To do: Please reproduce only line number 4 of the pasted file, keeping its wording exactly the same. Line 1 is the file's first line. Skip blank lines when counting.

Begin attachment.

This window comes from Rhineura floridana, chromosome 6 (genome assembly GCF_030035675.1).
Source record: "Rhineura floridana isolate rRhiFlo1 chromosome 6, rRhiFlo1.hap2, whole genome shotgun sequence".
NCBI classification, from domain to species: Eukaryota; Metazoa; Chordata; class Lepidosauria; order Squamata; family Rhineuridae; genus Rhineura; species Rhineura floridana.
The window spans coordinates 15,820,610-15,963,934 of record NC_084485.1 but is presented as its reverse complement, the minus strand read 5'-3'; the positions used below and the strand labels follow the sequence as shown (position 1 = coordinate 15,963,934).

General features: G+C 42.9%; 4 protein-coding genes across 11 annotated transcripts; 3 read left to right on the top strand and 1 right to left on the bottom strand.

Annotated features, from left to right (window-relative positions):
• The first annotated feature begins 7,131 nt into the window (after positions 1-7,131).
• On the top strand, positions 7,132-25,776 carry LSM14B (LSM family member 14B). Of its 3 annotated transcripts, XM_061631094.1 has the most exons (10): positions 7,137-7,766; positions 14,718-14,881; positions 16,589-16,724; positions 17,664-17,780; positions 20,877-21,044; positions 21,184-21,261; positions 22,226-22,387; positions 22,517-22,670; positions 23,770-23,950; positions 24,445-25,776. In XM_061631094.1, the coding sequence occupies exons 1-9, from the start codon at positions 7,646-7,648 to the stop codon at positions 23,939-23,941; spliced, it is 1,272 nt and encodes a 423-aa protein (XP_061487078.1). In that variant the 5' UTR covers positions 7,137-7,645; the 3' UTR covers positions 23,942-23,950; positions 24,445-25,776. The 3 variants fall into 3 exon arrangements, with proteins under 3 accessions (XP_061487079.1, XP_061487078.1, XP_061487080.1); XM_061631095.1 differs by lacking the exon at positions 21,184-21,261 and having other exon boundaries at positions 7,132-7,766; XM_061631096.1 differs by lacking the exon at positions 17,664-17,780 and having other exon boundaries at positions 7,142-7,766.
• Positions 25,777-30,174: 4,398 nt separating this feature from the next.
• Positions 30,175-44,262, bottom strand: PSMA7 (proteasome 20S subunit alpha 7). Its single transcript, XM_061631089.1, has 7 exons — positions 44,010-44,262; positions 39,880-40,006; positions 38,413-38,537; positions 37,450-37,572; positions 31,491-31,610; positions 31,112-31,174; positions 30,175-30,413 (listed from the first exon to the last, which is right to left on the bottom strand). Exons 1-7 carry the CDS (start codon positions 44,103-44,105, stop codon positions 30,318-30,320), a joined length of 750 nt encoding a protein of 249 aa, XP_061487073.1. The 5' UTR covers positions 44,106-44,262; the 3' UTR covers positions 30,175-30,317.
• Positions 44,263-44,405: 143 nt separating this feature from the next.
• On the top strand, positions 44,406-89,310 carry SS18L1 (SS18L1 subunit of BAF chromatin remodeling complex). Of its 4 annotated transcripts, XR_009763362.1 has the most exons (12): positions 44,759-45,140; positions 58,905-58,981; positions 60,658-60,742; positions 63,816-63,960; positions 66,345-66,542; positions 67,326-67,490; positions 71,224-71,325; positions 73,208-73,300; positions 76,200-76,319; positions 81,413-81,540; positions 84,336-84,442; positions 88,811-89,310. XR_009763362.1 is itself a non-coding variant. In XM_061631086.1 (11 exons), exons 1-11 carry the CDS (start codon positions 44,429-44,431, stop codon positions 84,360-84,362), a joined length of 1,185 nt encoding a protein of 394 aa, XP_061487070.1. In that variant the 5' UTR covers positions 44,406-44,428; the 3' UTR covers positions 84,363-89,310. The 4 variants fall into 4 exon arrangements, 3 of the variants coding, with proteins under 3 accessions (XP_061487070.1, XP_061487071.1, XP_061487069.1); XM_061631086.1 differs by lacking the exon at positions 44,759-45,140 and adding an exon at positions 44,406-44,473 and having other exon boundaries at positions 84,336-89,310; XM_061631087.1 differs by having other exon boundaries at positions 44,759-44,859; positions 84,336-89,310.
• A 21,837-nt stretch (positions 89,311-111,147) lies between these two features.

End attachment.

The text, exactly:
The window spans coordinates 15,820,610-15,963,934 of record NC_084485.1 but is presented as its reverse complement, the minus strand read 5'-3'; the positions used below and the strand labels follow the sequence as shown (position 1 = coordinate 15,963,934).